One fine day an incited mob gathered in front of Notre Dame Cathedral in Paris, to watch the condemned criminal – 12,000 hand-written copies of the Talmud – burned at the stake. 600 years later Jewish-German poet Heinrich Heine would comment on this event: “Where they burn books, they will eventually burn people.”

1481 | The Provenance of Provence

When speaking of the Jews of France, one cannot help but pay special attention to a singular group of Jews who lived in what is now the south of France and was called “The Sages of Provence”.
These sages were the advanced placement class of the Jewish world. They created a unique brand of thought and Bible exegesis and also engaged in philosophy and Kabbalah. The teachings of these sages was spread throughout Europe, Spain and North Africa, and their genius was a byword among Jewish intellectuals of Western Europe.
Among the main writers of this group are Hameiri, Rabbi David Kimchi (aka Rada”k), Rabbi Zarhia HaLevi (aka Raza”h), Abraham Ben David (aka Raba”d) and his son, Rabbi Isaac the Blind, and of course the great translator Judah ibn Tibbon, the man who disseminated the thought of Maimonides after translating it from Arabic into Hebrew.
The Jews of Provence as a cultural phenomenon came to an end in the year 1481, when King Louis XI of France annexed Provence to his realm.

1498 | The Odyssey of Expulsions

To the Jews of France, the late Middle Ages were an agonizing ping-pong affair of expulsions and recalls. In 1306 King Phillip IV issued an edict banning the Jews from residence in French territory. 11 years later his son, Louis X, recalled the Jews – provided they wear an identifying patch on their clothes. A mere seven years went by and the Jews were expelled again. This time it was King Charles IV, who claimed that the Jews, in their temerity, failed to pay their full amount of taxes to him.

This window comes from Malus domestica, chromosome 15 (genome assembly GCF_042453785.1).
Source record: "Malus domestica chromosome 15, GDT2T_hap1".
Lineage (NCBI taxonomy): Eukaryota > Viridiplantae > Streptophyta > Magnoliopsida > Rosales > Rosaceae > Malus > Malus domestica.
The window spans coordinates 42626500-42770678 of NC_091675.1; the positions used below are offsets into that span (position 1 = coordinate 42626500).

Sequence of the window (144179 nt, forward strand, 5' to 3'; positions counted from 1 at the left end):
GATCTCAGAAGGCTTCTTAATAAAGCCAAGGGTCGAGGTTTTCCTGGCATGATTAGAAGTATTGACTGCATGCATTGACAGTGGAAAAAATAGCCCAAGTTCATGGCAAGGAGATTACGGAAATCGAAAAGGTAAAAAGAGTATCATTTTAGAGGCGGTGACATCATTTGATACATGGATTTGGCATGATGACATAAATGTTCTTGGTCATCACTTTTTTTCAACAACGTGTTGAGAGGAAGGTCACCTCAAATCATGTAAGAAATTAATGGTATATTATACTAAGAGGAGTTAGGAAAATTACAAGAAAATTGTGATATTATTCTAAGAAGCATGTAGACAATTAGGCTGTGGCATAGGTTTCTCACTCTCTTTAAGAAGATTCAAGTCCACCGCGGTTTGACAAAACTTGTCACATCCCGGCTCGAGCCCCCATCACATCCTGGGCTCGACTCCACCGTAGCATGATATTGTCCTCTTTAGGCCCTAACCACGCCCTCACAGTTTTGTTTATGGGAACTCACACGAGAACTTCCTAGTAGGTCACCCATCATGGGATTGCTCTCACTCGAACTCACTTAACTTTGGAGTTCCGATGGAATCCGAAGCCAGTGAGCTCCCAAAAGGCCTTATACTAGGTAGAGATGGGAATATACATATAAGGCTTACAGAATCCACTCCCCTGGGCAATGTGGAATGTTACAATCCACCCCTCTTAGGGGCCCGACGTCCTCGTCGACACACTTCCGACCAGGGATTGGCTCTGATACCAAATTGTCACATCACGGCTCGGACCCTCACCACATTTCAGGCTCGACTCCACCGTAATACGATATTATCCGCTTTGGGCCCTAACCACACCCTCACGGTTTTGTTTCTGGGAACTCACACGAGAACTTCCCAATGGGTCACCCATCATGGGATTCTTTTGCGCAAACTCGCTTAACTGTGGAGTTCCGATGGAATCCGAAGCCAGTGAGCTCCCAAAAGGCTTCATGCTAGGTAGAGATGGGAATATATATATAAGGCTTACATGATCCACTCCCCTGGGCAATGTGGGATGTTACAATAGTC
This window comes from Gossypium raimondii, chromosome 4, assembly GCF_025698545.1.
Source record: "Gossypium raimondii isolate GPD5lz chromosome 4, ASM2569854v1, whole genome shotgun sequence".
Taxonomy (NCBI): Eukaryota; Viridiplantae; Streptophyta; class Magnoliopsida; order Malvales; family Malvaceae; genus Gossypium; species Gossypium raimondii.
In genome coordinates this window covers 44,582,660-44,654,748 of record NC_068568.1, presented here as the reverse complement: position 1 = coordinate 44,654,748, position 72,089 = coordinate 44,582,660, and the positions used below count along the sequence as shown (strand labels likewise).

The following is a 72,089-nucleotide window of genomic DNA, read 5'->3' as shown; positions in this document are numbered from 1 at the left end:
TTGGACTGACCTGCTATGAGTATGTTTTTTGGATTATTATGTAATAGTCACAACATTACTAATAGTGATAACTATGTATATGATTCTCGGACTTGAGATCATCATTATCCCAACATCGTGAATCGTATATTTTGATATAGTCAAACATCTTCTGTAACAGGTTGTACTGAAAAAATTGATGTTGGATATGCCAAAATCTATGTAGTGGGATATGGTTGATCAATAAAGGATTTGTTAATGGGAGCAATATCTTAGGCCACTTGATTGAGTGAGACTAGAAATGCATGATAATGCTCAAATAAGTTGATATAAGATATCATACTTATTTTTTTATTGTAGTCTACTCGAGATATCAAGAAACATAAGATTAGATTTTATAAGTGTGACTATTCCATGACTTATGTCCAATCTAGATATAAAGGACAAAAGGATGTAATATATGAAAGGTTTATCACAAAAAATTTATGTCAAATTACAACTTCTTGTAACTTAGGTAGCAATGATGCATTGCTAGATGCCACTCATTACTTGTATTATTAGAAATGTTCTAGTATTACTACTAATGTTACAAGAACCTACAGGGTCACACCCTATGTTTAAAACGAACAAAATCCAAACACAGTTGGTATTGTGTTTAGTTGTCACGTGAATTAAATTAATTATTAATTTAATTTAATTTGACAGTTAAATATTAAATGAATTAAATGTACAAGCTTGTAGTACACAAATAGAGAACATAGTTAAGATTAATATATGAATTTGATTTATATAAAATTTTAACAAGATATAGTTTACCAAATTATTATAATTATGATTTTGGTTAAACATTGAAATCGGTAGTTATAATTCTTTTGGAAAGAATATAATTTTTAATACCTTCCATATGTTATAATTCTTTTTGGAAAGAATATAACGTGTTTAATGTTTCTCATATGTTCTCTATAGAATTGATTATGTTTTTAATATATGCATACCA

In 1357, under Jean II and later under Charles V, the Jews returned to France, but once again suffered persecution, restriction of their freedom of occupation to the sole field of money-lending, and finally – abduction of their children.
The odyssey of expulsions ended on September 17th, 1394, when Charles VI succumbed to the pressure of the masses and issues an edict of expulsion for all Jews in his domains. To his credit, it must be noted that he gave the expelled Jews ample time to sell their property and decreed that any Christian who borrowed money from them must repay it. By 1498 there was not a Jew left anywhere in France, save for a smattering of small communities that lived in Avignon and its environs in the south of France, which was then under Papal control.

1791 | No Bread? Eat Challa

The French Revolution, which broke out in 1789, costing many their lives through the services of “Madame Guillotine”, heralded the idea of the liberal democratic state as we know it today. From a tyrannical class-based society France transformed (albeit through much bloodshed), to a democratic regime in which each person can be master of their own fate.
The first to enjoy the fruits of emancipation were the Jews of Alsace-Lorraine, an area conquered by France back in 1630. The Jews of France, then numbering some 40,000 people, were as mentioned above the first in Europe to enjoy the fruits of the revolution, but their release from the burden of being the “other” and “alien” was not easy. At first the leaders of the revolution claimed that the Jews were “a nation within a nation” and as such not eligible for treatment as equal citizens. But in 1791 the General Law Relating to the Jews was issued, granting the Jews full equality, and there was much rejoicing in the Jewish quarter of Paris.